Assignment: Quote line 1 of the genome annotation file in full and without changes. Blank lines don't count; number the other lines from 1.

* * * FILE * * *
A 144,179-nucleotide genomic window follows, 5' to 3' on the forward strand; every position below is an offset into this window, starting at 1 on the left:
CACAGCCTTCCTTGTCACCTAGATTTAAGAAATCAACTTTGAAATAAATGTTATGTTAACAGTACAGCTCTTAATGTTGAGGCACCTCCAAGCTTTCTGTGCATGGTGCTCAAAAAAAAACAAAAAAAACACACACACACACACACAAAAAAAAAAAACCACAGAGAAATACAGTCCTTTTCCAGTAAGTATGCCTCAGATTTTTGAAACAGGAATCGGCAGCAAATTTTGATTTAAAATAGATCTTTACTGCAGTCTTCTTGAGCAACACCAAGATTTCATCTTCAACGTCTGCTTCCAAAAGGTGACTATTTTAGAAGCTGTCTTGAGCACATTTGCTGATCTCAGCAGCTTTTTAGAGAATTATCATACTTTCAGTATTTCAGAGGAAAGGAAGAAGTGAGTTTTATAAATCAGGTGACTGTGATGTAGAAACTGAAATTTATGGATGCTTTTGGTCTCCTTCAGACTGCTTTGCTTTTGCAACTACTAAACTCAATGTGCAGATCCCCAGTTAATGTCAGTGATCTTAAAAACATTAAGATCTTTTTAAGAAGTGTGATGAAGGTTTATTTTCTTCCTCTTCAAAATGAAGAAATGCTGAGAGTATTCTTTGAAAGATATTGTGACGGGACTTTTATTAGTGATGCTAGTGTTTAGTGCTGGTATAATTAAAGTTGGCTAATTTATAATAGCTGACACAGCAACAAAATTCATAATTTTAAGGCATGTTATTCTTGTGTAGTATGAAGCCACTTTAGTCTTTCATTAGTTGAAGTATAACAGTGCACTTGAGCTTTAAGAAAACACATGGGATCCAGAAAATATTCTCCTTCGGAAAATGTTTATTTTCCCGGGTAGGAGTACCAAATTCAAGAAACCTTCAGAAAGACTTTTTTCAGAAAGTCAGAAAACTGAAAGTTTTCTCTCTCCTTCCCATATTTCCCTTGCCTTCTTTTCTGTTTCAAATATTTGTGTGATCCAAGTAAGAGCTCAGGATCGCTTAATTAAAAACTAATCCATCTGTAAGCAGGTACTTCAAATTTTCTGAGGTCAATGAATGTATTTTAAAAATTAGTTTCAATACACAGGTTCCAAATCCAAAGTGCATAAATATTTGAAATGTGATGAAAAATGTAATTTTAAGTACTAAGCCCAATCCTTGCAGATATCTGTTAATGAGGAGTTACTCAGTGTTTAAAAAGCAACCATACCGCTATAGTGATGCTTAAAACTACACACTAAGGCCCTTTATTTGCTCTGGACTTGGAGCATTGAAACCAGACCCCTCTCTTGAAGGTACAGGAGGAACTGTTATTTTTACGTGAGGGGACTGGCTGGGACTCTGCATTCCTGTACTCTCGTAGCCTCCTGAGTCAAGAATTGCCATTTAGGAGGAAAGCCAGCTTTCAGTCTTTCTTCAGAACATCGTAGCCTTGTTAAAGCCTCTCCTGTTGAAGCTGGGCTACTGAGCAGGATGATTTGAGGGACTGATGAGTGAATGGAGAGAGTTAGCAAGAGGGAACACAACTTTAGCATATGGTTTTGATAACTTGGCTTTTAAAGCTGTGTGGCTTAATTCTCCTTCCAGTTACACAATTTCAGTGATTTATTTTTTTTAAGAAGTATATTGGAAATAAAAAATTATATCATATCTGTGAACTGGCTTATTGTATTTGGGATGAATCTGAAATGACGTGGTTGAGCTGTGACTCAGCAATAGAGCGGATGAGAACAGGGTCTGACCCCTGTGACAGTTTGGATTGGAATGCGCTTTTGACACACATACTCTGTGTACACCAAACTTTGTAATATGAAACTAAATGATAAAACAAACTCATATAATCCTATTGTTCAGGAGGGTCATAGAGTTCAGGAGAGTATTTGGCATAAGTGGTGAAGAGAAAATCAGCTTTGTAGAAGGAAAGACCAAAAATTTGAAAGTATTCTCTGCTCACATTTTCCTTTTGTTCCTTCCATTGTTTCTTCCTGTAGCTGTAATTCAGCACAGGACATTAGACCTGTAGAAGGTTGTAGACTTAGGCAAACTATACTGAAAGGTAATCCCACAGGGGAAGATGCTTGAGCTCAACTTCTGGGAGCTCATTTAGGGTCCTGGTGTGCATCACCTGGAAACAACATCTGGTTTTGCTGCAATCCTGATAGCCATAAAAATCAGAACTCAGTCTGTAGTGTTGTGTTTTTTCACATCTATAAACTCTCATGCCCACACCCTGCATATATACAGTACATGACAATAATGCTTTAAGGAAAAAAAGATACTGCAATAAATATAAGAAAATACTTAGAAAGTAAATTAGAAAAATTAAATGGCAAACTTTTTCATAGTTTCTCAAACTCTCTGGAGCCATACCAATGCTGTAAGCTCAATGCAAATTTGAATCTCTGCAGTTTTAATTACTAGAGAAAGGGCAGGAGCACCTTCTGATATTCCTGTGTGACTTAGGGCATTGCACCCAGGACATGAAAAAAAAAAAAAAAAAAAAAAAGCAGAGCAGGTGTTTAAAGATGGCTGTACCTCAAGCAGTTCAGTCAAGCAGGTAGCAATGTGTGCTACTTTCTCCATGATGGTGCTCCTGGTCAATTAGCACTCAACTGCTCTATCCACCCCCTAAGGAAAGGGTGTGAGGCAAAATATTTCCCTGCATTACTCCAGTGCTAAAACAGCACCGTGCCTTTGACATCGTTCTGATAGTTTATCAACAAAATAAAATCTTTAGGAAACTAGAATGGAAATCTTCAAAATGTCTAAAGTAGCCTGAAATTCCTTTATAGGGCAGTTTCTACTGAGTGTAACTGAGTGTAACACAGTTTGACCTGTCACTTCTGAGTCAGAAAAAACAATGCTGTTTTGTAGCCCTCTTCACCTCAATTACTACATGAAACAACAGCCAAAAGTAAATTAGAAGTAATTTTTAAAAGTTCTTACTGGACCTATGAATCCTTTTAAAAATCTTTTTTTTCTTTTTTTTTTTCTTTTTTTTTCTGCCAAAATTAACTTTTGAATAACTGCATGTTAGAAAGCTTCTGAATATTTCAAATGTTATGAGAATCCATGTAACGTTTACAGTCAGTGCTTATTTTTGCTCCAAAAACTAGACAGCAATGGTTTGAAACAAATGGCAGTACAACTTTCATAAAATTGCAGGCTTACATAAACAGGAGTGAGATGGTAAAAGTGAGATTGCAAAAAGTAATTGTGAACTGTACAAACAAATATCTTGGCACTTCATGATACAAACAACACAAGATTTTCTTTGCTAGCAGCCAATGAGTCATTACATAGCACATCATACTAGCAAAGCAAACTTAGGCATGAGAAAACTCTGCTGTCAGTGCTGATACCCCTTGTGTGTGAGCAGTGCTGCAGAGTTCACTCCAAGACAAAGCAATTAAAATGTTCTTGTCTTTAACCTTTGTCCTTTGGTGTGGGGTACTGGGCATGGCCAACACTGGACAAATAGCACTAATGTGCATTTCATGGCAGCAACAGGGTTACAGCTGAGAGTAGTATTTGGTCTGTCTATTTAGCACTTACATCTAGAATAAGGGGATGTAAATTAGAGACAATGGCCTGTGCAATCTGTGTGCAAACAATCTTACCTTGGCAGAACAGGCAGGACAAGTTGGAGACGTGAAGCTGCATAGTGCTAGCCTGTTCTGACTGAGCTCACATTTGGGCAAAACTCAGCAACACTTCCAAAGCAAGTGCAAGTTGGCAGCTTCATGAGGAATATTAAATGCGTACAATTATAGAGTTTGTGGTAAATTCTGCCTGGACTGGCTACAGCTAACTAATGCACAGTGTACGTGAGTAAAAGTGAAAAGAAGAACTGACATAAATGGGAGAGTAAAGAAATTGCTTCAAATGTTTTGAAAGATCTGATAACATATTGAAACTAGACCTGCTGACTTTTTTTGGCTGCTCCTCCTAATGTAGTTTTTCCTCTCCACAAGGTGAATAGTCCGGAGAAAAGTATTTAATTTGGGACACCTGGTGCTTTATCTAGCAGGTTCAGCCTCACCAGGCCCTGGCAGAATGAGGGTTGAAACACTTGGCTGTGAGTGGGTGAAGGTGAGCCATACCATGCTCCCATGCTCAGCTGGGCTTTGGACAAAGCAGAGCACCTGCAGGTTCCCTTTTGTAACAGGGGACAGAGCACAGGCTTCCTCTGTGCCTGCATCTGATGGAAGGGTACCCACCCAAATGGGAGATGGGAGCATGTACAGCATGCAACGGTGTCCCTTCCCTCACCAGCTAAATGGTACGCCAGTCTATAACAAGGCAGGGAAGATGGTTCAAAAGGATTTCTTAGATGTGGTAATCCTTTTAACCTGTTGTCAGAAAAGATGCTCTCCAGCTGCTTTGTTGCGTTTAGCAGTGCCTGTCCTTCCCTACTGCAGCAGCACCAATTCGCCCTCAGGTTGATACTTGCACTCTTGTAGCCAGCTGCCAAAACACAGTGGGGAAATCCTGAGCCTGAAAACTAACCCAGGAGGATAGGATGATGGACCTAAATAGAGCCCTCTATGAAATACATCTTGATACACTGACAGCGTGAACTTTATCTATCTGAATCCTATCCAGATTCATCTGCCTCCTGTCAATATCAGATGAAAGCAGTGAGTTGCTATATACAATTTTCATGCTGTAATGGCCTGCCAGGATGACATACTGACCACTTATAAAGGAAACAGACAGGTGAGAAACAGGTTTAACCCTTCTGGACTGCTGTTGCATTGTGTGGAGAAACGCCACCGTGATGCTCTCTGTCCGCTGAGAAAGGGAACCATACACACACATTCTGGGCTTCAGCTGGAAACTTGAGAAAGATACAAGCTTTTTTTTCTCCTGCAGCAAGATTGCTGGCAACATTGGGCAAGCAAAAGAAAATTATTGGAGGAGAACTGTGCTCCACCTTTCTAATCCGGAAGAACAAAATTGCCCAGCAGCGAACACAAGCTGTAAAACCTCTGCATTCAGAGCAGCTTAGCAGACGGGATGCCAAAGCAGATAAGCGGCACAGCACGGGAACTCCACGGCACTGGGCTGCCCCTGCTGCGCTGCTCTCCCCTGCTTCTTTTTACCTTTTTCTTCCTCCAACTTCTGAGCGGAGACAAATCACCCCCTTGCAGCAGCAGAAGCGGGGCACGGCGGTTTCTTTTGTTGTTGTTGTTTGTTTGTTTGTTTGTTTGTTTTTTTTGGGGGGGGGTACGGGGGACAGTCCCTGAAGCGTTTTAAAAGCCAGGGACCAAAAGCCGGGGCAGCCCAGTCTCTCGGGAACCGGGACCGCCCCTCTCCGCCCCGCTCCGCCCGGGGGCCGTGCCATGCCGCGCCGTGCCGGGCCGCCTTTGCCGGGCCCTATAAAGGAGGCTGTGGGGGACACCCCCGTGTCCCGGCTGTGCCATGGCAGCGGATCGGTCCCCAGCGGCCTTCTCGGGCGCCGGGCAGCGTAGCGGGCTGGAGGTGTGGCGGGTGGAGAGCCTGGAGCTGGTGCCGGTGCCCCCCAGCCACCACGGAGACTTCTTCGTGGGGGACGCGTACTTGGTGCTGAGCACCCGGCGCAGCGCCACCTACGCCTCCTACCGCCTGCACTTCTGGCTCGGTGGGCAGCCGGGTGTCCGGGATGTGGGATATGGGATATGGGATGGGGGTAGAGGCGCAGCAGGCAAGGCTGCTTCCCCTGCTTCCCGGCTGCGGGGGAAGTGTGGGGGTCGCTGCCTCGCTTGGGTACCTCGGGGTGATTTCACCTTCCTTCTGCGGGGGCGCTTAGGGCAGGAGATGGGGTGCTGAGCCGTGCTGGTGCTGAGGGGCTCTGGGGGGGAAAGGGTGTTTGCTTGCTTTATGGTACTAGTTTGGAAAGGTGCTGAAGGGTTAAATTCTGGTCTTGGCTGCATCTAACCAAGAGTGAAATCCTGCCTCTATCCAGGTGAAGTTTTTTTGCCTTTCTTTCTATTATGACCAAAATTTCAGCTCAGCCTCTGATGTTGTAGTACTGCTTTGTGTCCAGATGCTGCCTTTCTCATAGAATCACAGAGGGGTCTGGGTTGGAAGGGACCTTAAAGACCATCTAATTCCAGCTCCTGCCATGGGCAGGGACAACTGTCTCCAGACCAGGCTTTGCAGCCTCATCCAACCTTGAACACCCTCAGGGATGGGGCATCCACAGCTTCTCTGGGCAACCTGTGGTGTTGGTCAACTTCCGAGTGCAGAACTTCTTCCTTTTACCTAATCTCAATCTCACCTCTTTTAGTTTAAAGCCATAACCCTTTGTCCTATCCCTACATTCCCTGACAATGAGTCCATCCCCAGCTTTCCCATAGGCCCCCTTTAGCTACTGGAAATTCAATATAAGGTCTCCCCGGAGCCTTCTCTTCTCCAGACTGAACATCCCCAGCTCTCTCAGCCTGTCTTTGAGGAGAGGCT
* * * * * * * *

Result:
A 144,179-nucleotide genomic window follows, 5' to 3' on the forward strand; every position below is an offset into this window, starting at 1 on the left: